The athletic director should be responsible for the management of the sports programs. However, I can find no job description listed on the school website nor have I received one, but the athletic director does have, as all employees have, the school board policies to refer to as well as supporting supervising staff. How does the superintendent hold them accountable for not upholding their job responsibilities/requirements when everyone is to perform their jobs according to standards? Why did the situation escalate to such a point to where the superintendent felt the need to take action before any action was taken by the school administration itself?
Let’s take a look at how coaches have been replaced over the years. What does it take to make a coaching change? To get straight to my point, the last 3 coaches, the football, baseball, and now basketball coach, were asked to step down as a result of parental pressure that was placed on the administration, not solely due to the administration adequately evaluating the program itself prior to any parental concerns. This, in my opinion, is not healthy for the program, the students, the parents, and the community.
Over the years, I have had conversations with the leaders in our system about the concerns the community and myself have had for a long time. I haven’t seen any real action taken except to remove a coach. Perception is what a school system lives on, and the perception of this to the public is, well, here we go again.
Until we start looking internally, we will never be able to create the opportunities for our students to be successful. If this is how we manage our athletics, what does that say about how the academic side of the school is being managed? For example, a teacher that is very well liked by the students in a learning environment and seems to have a very big impact on those students for them to learn, why does it seem those teachers are pressured to leave the school for other systems when it seems they had no intentions of leaving to begin with?
When a teacher contacts me in tears and asks why they don’t want me, when I have students contact me and ask why this teacher, who was an inspiration to them and actually learned in their class, left to go somewhere else, I must question the entire culture of the school. Are we here for the students or are a few here for the position? I am not making assumptions, but rather looking at the history from the viewpoint of an alumni, a former athlete, a parent, a citizen, and a board member.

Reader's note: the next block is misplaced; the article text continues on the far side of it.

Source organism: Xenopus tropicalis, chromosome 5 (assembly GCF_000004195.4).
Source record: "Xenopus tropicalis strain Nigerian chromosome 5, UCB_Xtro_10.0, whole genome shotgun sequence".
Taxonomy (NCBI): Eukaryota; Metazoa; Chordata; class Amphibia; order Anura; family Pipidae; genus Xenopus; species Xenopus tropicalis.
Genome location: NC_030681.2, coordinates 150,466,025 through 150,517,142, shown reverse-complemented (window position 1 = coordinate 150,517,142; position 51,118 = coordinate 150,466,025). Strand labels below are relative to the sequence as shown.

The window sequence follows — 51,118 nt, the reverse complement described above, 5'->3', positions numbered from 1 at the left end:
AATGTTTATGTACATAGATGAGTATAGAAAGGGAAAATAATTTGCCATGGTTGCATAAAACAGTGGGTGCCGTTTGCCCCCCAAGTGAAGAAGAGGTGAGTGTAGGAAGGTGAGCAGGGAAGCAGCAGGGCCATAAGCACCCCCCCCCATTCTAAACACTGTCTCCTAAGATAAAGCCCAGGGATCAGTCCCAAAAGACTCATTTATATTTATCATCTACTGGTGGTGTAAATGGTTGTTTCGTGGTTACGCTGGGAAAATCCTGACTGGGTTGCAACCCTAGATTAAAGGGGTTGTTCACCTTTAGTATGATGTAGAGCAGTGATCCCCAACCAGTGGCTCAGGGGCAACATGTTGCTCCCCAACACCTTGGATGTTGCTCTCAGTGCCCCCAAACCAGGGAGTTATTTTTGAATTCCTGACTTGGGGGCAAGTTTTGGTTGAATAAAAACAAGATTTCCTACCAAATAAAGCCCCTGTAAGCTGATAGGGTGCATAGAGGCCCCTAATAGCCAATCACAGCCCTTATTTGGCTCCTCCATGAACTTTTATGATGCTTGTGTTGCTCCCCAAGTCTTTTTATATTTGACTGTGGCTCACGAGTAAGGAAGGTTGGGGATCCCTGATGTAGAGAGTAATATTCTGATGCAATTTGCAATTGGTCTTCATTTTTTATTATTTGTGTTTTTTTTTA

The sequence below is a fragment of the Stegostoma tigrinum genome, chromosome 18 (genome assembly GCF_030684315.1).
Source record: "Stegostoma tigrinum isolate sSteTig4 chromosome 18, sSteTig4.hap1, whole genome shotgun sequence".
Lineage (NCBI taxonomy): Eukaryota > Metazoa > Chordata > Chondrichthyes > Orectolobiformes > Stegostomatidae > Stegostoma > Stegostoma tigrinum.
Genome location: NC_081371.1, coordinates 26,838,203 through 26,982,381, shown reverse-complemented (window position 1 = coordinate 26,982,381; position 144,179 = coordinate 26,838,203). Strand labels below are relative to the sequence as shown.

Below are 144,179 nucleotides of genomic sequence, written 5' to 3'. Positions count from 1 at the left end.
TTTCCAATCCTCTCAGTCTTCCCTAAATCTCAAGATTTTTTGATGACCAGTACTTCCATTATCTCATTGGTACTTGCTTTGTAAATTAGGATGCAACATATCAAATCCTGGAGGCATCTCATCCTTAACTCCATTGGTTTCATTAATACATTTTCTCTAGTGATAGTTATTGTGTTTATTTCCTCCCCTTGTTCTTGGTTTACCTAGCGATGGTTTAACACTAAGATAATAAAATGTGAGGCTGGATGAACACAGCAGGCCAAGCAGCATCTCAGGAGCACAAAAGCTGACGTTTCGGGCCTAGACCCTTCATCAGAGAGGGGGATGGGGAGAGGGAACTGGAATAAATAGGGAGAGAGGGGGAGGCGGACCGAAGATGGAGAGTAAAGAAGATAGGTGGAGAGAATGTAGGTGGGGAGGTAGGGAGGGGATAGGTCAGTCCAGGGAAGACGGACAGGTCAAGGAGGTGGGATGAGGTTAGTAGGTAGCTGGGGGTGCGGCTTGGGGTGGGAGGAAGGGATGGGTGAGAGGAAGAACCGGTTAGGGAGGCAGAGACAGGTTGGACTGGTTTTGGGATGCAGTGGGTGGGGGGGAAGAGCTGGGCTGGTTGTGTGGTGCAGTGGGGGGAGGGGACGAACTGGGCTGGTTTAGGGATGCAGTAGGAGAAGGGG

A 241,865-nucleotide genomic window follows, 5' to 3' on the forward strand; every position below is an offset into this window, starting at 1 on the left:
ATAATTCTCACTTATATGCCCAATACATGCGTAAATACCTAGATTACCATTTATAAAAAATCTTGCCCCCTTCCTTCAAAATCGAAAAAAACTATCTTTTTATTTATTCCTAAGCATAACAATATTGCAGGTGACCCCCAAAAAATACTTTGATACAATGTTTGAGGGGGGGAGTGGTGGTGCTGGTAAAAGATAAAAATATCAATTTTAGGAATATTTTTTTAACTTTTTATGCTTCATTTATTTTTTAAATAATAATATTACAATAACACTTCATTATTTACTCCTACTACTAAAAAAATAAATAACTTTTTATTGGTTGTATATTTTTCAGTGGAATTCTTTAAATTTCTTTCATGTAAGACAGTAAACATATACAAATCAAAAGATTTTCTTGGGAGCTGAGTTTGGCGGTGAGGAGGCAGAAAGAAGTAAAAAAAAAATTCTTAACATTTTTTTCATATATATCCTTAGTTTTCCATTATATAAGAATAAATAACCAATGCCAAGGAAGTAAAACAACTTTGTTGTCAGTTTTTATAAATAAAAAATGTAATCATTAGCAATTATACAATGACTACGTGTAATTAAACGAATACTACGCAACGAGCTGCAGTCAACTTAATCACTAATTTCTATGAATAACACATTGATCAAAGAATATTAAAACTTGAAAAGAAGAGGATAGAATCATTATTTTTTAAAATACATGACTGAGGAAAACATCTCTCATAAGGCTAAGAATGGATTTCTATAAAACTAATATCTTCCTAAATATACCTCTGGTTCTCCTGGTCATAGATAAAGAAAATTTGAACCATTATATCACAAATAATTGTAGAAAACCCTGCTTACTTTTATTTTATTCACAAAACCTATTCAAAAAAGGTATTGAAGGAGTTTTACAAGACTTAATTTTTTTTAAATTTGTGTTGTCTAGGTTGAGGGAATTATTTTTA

Before I was elected to the position of the board of education of district 2, I remember asking the board member at that time as to why a certain person was appointed to a position and the answer I got was that it was the only choice we had. I guess that sums up what I am very concerned about. Are our expectations and the reasons we do things rooted in the well-being of our students or in what’s best for a few that know the right people? In addition, in reference to accountability and job responsibilities, why are some employees of our schools held to higher expectations than others? There are some that perform their jobs 110%.
Then, we have those that don’t fulfill their job requirements even to the minimal requirements. Some are held accountable and some are not. This inequality among staff becomes a reason why some teachers/coaches feel like they are being treated unfairly. When attempts are made to make the inequalities known, they are held in fear of retaliation, but nevertheless, this has become the culture of our school system. How is this fair and how does this create the cohesiveness every school needs in order to be successful, have successful programs, successful students, and foremost a successful future?